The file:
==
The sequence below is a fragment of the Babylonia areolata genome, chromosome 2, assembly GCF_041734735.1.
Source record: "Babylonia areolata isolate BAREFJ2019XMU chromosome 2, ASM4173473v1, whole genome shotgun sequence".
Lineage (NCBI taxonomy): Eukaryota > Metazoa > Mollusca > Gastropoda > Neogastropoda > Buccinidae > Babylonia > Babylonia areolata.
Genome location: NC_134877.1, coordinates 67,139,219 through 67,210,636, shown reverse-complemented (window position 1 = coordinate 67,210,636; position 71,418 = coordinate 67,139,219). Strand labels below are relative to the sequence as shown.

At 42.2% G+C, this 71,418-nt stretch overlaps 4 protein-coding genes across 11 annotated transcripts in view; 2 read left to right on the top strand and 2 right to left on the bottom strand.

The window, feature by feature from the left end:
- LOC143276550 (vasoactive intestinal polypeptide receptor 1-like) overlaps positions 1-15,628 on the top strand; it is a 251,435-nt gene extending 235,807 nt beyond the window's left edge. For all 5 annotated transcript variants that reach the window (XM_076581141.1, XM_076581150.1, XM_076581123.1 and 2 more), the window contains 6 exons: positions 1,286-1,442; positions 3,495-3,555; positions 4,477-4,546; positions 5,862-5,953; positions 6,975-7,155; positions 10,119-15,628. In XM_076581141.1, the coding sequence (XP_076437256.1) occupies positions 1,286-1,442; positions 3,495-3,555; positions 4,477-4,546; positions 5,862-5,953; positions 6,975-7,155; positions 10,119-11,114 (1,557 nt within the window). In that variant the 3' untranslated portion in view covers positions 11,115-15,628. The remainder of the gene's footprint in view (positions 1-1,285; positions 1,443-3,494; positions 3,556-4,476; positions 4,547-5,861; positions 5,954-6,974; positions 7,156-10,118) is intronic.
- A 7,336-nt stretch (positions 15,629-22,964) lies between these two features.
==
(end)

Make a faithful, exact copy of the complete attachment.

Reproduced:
The sequence below is a fragment of the Babylonia areolata genome, chromosome 2, assembly GCF_041734735.1.
Source record: "Babylonia areolata isolate BAREFJ2019XMU chromosome 2, ASM4173473v1, whole genome shotgun sequence".
Lineage (NCBI taxonomy): Eukaryota > Metazoa > Mollusca > Gastropoda > Neogastropoda > Buccinidae > Babylonia > Babylonia areolata.
Genome location: NC_134877.1, coordinates 67,139,219 through 67,210,636, shown reverse-complemented (window position 1 = coordinate 67,210,636; position 71,418 = coordinate 67,139,219). Strand labels below are relative to the sequence as shown.

At 42.2% G+C, this 71,418-nt stretch overlaps 4 protein-coding genes across 11 annotated transcripts in view; 2 read left to right on the top strand and 2 right to left on the bottom strand.

The window, feature by feature from the left end:
- LOC143276550 (vasoactive intestinal polypeptide receptor 1-like) overlaps positions 1-15,628 on the top strand; it is a 251,435-nt gene extending 235,807 nt beyond the window's left edge. For all 5 annotated transcript variants that reach the window (XM_076581141.1, XM_076581150.1, XM_076581123.1 and 2 more), the window contains 6 exons: positions 1,286-1,442; positions 3,495-3,555; positions 4,477-4,546; positions 5,862-5,953; positions 6,975-7,155; positions 10,119-15,628. In XM_076581141.1, the coding sequence (XP_076437256.1) occupies positions 1,286-1,442; positions 3,495-3,555; positions 4,477-4,546; positions 5,862-5,953; positions 6,975-7,155; positions 10,119-11,114 (1,557 nt within the window). In that variant the 3' untranslated portion in view covers positions 11,115-15,628. The remainder of the gene's footprint in view (positions 1-1,285; positions 1,443-3,494; positions 3,556-4,476; positions 4,547-5,861; positions 5,954-6,974; positions 7,156-10,118) is intronic.
- A 7,336-nt stretch (positions 15,629-22,964) lies between these two features.